At GayRealEstate.com, we are dedicated to helping members of the LGBTQ community with all of their real estate needs. We realize that each of our clients is unique, and each client has his or own story, goals, and real estate dreams. Many of our clients have made the decision not only to purchase personal homes, but also to purchase rental and investment properties, and it has been our privilege to pair those clients with agents who know their communities well and who can help them find the perfect properties to suit those needs.

Depreciation Deduction and Recapture

Many who own real estate investment properties are aware that the tax code allows a depreciation deduction for each year you own a rental property – and certainly, a deduction is something that most of us are happy about.  In fact, for many real estate investors, depreciation deductions can result in significant tax savings each year when it is time to report rental income to the IRS.

What many people don’t realize, however, is that when you go to sell the rental property, you must pay what is called “depreciation recapture”. Imagine this – you’ve owned, maintained, and successfully rented an investment property for several years. Over the years that you’ve owned the property, you’ve taken a depreciation deduction each year as you’re entitled to do, even better, the property has increased in value. When you sell it, you expect to realize a significant profit. Unfortunately, however, after you do so, you receive a tax bill and you’re hit with the sudden realization that most (or even all) of the profit you’ve made is going to taxes.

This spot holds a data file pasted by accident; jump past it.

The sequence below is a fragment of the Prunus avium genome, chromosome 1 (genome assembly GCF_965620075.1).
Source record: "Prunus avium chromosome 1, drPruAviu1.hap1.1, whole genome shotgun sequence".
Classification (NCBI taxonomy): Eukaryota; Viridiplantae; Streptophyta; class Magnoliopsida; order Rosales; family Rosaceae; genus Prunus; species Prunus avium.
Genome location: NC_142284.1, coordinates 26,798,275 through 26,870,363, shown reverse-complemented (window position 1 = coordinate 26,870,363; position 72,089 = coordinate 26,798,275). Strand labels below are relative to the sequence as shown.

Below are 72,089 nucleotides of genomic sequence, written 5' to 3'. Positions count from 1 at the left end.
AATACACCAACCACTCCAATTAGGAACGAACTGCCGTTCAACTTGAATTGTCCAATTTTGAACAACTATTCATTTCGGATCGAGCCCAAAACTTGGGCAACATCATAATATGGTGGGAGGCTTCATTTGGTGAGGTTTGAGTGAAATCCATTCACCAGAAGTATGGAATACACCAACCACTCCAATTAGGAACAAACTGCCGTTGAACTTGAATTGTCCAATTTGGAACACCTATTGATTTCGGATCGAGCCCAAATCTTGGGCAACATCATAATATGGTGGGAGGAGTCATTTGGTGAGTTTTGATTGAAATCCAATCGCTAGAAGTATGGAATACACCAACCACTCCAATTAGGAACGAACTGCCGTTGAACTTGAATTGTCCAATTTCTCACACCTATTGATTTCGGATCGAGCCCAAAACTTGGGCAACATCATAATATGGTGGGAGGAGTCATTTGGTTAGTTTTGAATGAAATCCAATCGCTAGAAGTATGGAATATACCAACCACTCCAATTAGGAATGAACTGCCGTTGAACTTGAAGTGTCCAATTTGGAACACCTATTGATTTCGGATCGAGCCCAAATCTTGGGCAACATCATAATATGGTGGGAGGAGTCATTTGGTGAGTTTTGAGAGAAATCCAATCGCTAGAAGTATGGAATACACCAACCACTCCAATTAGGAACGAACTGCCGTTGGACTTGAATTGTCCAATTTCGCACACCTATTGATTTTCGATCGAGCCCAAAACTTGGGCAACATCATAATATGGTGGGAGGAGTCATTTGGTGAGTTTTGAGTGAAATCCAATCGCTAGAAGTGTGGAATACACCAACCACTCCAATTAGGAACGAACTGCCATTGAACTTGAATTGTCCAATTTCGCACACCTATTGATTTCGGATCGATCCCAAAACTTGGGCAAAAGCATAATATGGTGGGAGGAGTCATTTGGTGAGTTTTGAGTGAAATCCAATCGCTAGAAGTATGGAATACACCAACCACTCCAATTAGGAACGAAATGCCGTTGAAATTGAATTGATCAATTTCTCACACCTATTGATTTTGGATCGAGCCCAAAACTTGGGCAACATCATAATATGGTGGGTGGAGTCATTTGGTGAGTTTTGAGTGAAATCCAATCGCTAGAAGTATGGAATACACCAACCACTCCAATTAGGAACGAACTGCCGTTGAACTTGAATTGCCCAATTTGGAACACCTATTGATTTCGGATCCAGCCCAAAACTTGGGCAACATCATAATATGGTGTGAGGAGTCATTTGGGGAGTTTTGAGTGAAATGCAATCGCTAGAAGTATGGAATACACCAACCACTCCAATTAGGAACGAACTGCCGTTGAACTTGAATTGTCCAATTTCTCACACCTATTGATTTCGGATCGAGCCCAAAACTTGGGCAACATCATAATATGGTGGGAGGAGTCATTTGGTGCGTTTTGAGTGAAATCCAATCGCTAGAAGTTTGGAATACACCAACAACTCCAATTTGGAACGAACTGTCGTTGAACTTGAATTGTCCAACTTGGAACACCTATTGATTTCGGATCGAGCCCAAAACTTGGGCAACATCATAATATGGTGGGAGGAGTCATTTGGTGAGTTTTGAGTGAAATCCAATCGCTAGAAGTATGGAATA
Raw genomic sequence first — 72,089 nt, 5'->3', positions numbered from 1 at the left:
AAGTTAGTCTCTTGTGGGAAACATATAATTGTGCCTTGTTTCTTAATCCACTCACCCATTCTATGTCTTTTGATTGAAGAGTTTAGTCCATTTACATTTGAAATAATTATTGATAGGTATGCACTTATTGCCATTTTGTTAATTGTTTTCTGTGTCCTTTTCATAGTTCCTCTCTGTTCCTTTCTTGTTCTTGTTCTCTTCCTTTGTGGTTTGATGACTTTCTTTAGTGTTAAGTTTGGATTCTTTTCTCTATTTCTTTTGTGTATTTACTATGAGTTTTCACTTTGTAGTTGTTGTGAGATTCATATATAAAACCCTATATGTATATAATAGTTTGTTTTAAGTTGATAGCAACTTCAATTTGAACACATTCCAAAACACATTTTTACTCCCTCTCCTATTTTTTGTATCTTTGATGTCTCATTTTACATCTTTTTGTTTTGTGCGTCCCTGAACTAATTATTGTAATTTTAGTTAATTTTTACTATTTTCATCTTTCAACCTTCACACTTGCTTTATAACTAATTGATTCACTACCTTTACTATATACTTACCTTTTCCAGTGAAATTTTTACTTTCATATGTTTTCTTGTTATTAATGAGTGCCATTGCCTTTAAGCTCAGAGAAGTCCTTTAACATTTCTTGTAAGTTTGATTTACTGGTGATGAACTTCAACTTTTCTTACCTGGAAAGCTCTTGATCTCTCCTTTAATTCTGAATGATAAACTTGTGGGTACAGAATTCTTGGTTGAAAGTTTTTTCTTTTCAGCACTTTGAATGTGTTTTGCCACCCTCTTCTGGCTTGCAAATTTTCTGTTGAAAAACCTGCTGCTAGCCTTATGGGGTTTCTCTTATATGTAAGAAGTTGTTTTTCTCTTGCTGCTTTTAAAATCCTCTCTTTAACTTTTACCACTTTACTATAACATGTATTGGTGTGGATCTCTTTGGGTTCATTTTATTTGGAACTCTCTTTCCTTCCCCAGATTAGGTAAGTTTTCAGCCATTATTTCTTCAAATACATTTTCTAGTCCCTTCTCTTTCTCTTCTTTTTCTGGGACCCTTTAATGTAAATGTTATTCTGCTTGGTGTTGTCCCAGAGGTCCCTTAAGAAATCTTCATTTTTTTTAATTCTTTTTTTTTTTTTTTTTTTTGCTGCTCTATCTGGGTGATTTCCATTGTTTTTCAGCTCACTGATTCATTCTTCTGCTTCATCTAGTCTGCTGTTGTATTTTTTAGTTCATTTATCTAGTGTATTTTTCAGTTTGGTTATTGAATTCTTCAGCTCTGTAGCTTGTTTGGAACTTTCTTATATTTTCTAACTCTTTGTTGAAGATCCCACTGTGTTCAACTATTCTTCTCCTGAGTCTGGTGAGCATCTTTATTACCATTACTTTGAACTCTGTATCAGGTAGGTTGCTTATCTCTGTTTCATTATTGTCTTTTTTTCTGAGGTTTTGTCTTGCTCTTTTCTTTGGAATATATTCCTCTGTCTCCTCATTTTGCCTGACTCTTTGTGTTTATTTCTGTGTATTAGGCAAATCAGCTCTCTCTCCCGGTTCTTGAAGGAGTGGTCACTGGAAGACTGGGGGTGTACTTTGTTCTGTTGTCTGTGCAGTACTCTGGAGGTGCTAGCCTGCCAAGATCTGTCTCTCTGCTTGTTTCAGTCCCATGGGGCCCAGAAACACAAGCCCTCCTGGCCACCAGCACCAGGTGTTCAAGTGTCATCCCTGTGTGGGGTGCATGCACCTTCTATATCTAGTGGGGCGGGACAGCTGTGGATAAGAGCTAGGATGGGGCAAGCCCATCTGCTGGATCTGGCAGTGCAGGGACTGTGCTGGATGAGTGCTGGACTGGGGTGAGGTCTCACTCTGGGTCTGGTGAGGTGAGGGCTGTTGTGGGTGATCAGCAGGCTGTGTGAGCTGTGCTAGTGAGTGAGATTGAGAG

Essentially, the concept of depreciation recapture means that you have to report the gain you realize when you sell your investment property as ordinary income for tax purposes. While the concept can be somewhat complicated, in essence, it means that you all of the deductions you’ve taken over the years will be considered as taxable capital gains income when you sell. Depending on the number of years for which you’ve taken deductions, this can amount to a significant amount of taxable income.

The 1031 Exchange Option

If you’ve ever owned an investment property, you may be familiar with what’s known as a 1031 Exchange – and if you aren’t, it’s important information to learn. Also known as a tax-deferred exchange, a 1031 exchange often provides significant tax advantages to commercial and investment property owners.

This provision of the tax code allows real estate investors to sell a property, and then reinvest the profits from that property into another, replacement property in order to defer a potentially significant tax payment on the sale. There are a number of rules and details that will apply to utilizing the 1031 option, but it is one worth considering, particularly if you are planning on purchasing another investment rental property.

Call GayRealEstate.com Today

If you own a rental investment property and you are considering the possibility of using the 1031 Exchange option, it is always a wise choice to consult with your financial advisor, if you have one, and your real estate agent as well. If you need help finding a real estate agent who will work well with you and who understands the unique needs of LGBTQ real estate investors, we would be glad to help pair you with the perfect person.  Call us soon 1-888-420-MOVE (6683).